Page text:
October marijuana harvest fuels Oregon’s oversupply problem

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Oregon marijuana prices are facing oversupply pressure after an October harvest that was 15% higher than the October 2022 yield.

That dramatic increase follows months of smaller harvests that had brought some much-needed relief to Oregon growers who previously faced plummeting flower prices because of oversupply, Willamette Week reported, citing state economists.

“Through the first nine months of the year, the marijuana harvest was nine percent lower than a year ago, and 15 percent lower than the record crop back in 2021,” economists Mark McMullen and Josh Lehner wrote in their most recent forecast.

“As the market appeared to be adjusting, prices were stabilizing.”

But any hopes for price stabilization might now be dashed because of October’s bumper crop.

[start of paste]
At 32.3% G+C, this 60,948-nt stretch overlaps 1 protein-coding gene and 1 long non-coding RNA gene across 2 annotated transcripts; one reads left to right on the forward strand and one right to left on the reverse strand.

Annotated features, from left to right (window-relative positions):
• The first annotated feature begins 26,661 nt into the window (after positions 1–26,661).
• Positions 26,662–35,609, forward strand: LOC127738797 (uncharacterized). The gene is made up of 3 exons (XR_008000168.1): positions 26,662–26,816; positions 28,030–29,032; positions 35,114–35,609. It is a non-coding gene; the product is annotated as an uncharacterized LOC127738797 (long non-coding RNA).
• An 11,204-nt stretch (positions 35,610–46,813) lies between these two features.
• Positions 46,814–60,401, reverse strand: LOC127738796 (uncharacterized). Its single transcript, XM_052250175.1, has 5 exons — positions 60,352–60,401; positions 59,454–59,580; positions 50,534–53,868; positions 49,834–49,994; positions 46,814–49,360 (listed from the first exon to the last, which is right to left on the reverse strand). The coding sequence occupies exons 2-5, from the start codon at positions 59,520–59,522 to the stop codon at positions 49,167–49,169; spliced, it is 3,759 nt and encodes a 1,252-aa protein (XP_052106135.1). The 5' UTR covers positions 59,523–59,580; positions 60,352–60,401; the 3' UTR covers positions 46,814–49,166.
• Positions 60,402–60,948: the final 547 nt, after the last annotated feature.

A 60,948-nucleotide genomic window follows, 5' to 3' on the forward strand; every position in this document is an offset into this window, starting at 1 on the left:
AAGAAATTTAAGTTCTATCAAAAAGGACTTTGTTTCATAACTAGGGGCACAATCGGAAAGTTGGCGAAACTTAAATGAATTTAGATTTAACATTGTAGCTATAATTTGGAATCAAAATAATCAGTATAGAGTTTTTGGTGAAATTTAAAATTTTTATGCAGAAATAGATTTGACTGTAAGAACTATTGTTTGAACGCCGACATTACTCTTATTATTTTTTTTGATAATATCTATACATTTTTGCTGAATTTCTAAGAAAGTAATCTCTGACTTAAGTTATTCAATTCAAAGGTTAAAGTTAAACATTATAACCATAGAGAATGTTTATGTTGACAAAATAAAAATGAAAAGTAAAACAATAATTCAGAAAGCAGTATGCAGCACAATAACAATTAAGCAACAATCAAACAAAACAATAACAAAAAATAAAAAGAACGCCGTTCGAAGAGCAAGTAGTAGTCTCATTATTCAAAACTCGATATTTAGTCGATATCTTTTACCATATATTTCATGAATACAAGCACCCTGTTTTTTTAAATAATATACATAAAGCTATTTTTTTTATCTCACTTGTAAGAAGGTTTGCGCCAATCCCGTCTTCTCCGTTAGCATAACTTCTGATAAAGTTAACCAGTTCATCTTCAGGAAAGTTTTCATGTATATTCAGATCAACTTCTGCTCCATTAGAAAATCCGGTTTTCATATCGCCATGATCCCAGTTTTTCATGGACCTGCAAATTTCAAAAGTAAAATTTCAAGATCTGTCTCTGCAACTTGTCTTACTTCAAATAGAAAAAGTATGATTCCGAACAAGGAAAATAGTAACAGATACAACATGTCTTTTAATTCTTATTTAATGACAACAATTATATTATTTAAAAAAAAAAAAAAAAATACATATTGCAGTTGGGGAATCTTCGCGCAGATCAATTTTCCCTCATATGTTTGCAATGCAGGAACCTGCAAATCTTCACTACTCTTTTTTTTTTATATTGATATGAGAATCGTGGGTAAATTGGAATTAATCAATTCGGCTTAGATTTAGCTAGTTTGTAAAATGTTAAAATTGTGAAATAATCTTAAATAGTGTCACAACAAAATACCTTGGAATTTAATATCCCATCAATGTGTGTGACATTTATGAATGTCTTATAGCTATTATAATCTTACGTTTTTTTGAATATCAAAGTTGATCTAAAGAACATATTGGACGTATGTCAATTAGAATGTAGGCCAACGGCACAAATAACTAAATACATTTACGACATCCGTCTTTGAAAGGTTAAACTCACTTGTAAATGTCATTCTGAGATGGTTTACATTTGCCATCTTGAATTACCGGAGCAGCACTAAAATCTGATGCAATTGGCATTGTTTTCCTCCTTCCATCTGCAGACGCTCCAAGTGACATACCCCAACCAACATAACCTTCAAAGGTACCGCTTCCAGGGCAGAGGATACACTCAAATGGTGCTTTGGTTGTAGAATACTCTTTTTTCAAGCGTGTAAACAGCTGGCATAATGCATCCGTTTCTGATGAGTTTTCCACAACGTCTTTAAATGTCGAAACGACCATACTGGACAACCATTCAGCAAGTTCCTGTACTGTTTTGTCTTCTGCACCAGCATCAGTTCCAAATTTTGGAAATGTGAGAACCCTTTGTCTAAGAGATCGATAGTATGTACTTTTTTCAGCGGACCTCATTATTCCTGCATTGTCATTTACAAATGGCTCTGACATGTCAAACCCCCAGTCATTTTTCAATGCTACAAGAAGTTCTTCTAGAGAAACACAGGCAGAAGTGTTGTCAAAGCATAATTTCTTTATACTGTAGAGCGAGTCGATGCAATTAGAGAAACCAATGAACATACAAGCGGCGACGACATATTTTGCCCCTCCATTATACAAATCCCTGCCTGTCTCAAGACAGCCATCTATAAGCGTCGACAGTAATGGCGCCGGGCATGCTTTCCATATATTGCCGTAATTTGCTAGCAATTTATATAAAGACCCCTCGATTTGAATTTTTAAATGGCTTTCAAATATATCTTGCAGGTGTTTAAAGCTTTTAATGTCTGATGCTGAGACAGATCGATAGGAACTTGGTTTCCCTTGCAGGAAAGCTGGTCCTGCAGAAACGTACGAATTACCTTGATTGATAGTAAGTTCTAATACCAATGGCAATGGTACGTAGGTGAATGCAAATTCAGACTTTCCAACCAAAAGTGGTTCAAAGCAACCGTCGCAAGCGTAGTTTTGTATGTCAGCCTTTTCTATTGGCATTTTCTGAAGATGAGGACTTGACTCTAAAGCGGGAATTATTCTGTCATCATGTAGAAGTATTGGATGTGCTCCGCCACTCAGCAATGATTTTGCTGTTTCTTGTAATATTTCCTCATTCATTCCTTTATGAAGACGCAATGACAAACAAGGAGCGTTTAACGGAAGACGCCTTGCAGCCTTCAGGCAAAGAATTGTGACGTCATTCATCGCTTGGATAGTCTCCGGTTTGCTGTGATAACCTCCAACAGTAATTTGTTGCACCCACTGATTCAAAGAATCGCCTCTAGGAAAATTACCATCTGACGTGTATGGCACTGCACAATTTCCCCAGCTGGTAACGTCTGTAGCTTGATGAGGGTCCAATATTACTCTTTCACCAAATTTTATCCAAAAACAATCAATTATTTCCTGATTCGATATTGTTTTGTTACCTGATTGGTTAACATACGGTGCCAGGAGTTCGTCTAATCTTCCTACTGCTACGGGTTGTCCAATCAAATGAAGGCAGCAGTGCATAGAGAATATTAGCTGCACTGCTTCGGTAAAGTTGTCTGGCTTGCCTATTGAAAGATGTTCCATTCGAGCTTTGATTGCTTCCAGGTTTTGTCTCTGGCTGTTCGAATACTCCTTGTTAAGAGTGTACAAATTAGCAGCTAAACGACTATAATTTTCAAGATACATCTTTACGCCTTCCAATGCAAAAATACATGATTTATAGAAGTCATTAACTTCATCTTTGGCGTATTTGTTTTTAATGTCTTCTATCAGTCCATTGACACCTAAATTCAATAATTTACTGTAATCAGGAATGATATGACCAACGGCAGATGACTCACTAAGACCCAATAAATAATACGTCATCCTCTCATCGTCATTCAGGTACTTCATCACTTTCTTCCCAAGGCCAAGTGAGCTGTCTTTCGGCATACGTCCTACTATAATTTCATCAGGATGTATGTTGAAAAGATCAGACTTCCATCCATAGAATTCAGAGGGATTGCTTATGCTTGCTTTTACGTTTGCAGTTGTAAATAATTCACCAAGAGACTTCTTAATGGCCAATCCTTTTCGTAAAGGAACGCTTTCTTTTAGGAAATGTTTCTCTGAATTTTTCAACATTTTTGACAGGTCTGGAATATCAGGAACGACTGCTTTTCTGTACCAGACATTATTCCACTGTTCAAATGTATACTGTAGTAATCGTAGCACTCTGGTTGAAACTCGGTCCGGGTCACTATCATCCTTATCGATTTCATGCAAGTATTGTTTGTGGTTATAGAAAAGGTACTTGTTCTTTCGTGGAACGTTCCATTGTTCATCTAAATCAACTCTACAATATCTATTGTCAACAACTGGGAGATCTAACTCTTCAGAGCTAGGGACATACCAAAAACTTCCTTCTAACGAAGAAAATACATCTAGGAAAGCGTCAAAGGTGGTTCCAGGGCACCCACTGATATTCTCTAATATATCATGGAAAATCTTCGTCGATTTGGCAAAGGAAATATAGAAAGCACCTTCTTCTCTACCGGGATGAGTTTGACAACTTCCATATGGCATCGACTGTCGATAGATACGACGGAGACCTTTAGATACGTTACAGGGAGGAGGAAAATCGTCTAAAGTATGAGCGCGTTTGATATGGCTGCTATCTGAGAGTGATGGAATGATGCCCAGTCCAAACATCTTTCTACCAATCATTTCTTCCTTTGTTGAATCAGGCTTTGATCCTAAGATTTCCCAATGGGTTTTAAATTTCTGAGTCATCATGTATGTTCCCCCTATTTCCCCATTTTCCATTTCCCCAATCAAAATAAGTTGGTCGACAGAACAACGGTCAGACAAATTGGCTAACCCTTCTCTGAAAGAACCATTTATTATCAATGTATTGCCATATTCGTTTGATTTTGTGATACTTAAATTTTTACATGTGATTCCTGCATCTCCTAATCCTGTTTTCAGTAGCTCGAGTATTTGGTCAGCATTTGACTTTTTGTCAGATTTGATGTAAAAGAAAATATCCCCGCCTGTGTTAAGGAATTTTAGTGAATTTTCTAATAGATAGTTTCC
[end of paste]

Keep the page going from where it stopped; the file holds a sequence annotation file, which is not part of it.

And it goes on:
That supply spike “couldn’t have come at a worse time,” Beau Whitney, chief economist of Portland-based cannabis data and analysis firm Whitney Economics, told Willamette Week.

Whitney said more than a third of respondents to a survey he is conducting said they are struggling to pay taxes and even more are struggling to settle their debts.

In many cases, he said, retailers aren’t paying wholesalers who, in turn, aren’t paying producers.

“People are walking away from cannabis licenses or selling them for pennies on the dollar,” Whitney told Willamette Week.

According to the Portland-based news outlet, “cannabis tax delinquencies are up” in Oregon “and tax collections have fallen short of estimates in four of the past five quarters.”